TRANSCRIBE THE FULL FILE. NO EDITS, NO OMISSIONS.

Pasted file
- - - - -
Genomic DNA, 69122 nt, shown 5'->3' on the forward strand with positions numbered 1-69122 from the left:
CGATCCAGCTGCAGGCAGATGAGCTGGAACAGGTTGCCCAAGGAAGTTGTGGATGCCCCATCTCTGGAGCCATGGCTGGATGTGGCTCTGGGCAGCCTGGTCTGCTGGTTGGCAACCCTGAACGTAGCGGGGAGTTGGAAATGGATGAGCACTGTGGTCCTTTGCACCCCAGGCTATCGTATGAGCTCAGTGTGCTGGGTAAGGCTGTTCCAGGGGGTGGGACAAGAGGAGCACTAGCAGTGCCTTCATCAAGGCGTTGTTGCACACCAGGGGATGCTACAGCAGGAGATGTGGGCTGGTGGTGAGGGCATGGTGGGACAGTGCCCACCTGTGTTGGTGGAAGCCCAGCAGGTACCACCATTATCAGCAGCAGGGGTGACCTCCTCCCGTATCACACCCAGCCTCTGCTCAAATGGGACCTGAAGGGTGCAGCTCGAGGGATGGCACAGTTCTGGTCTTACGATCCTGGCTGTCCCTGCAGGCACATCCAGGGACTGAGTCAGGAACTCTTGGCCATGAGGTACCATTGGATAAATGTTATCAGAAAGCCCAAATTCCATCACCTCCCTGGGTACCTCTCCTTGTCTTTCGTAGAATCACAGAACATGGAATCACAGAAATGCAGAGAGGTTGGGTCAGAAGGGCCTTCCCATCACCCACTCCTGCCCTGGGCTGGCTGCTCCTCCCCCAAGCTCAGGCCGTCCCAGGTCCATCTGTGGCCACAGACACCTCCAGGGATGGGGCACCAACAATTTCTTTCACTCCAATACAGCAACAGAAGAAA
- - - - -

Genomic DNA, 69122 nt, shown 5'->3' on the forward strand with positions numbered 1-69122 from the left:
CGATCCAGCTGCAGGCAGATGAGCTGGAACAGGTTGCCCAAGGAAGTTGTGGATGCCCCATCTCTGGAGCCATGGCTGGATGTGGCTCTGGGCAGCCTGGTCTGCTGGTTGGCAACCCTGAACGTAGCGGGGAGTTGGAAATGGATGAGCACTGTGGTCCTTTGCACCCCAGGCTATCGTATGAGCTCAGTGTGCTGGGTAAGGCTGTTCCAGGGGGTGGGACAAGAGGAGCACTAGCAGTGCCTTCATCAAGGCGTTGTTGCACACCAGGGGATGCTACAGCAGGAGATGTGGGCTGGTGGTGAGGGCATGGTGGGACAGTGCCCACCTGTGTTGGTGGAAGCCCAGCAGGTACCACCATTATCAGCAGCAGGGGTGACCTCCTCCCGTATCACACCCAGCCTCTGCTCAAATGGGACCTGAAGGGTGCAGCTCGAGGGATGGCACAGTTCTGGTCTTACGATCCTGGCTGTCCCTGCAGGCACATCCAGGGACTGAGTCAGGAACTCTTGGCCATGAGGTACCATTGGATAAATGTTATCAGAAAGCCCAAATTCCATCACCTCCCTGGGTACCTCTCCTTGTCTTTCGTAGAATCACAGAACATGGAATCACAGAAATGCAGAGAGGTTGGGTCAGAAGGGCCTTCCCATCACCCACTCCTGCCCTGGGCTGGCTGCTCCTCCCCCAAGCTCAGGCCGTCCCAGGTCCATCTGTGGCCACAGACACCTCCAGGGATGGGGCACCAACAATTTCTTTCACTCCAATACAGCAACAGAAGAAA